In [4]:
N = 2 # 2d case
y = np.zeros((M, N))
print("N =", N)
print("M =", M)
print("y.shape =", y.shape)

N = 2
M = 100
y.shape = (100, 2)

A numerical ODE solver takes the ith row of this array y[i,:] and calculates the i+1th row y[i+1,:]. This process starts with the initial condition y[0,:] and continues through all of the times with steps of size $h$. One of the core ideas of numerical ODE solvers is that the error at each step is proportional to $\mathcal{O}(h^n)$ where $n\geq1$. Because $h<1$ you can reduce the error by making $h$ smaller (up to a point) or finding an ODE solver with a larger value of $n$.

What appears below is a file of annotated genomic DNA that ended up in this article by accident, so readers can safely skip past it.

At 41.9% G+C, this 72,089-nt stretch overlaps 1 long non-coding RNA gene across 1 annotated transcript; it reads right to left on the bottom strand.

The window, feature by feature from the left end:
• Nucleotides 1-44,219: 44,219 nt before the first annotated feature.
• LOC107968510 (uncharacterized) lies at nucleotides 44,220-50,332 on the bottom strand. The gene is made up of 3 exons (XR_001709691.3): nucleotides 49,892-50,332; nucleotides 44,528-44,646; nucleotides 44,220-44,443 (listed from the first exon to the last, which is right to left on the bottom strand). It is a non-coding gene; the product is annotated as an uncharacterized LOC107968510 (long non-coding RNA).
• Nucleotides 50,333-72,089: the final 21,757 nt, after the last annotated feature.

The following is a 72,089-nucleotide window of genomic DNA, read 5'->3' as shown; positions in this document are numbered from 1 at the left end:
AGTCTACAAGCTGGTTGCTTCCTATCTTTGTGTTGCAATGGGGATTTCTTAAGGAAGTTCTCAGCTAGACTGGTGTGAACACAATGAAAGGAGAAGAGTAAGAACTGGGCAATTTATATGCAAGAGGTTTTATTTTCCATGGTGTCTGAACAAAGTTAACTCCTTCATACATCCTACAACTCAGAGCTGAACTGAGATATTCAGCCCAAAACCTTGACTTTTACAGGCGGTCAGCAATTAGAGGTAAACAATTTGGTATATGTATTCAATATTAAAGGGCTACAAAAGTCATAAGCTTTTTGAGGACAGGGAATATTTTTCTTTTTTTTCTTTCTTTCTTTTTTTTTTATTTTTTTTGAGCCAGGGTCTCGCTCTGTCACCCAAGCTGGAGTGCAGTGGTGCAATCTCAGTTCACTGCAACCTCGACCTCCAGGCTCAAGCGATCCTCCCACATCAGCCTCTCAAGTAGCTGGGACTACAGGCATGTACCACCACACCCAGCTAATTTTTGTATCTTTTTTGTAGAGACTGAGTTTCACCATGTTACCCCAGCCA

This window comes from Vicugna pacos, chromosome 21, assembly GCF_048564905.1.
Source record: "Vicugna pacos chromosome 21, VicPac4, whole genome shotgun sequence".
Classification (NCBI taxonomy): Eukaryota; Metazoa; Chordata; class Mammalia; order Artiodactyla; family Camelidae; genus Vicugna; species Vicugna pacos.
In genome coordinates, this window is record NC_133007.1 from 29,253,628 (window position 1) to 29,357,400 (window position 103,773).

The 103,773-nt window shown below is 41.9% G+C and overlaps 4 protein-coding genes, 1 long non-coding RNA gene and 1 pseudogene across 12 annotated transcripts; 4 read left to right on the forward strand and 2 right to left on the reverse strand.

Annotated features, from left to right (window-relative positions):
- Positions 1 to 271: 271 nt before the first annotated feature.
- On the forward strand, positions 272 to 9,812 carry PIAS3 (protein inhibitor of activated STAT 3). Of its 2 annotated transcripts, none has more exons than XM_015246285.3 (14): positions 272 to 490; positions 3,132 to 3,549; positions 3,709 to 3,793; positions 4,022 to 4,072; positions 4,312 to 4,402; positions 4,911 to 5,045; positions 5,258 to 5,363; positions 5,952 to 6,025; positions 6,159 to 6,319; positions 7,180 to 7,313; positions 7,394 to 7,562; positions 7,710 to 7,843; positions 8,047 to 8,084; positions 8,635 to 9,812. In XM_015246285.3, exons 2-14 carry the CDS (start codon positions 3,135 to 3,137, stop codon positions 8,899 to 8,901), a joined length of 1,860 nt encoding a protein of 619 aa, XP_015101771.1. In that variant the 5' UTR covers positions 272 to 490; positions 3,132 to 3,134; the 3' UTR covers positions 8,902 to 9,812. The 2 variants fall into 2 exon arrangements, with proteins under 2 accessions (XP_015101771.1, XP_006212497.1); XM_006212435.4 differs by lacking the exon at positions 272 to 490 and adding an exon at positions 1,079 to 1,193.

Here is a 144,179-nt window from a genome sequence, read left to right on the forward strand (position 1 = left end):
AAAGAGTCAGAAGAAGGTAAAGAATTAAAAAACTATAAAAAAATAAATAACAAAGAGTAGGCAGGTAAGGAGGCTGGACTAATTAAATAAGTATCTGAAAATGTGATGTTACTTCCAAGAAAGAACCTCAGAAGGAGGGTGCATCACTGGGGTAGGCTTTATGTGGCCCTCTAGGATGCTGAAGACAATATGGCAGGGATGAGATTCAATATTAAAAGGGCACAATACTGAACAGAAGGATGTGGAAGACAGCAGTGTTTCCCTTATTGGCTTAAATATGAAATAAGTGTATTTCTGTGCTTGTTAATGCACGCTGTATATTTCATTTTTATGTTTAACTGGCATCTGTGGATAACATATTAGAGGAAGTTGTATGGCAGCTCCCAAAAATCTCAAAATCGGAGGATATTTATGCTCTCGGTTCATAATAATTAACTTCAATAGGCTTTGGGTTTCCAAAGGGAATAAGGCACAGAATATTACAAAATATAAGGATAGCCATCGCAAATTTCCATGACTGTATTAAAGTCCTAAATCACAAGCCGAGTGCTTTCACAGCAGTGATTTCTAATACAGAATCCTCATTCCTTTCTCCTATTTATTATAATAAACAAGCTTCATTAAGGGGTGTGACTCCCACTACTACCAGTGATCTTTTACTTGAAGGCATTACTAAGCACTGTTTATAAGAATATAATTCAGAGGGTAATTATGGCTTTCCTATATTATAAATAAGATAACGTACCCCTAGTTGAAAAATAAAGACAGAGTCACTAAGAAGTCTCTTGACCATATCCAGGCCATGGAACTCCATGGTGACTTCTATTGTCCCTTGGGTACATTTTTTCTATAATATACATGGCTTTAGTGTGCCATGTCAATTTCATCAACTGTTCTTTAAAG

Here are some common numerical algorithms for solving ODEs:

1. The Euler method, which has an error of $\mathcal{O}(h)$.
2. The midpoint method, which has an error of $\mathcal{O}(h^2)$.
3. Runga-Kutta methods, the most common (called RK4) of which has an error of $\mathcal{O}(h^4)$. Because Runga-Kutta methods are fast and have a small errors, they are one of the most popular general purpose algorithm for solving ODEs.

There are many other specialized methods and tricks for solving ODEs (see this page). One of the most common tricks is to use an adaptive step size, which changes the value of $h$ at each step to make sure the error stays below a certain threshold.

## Using scipy.integrate.odeint

SciPy provides a general purpose ODE solver, scipy.integrate.odeint, that can handle a wide variety of linear and non-linear multidimensional ODEs.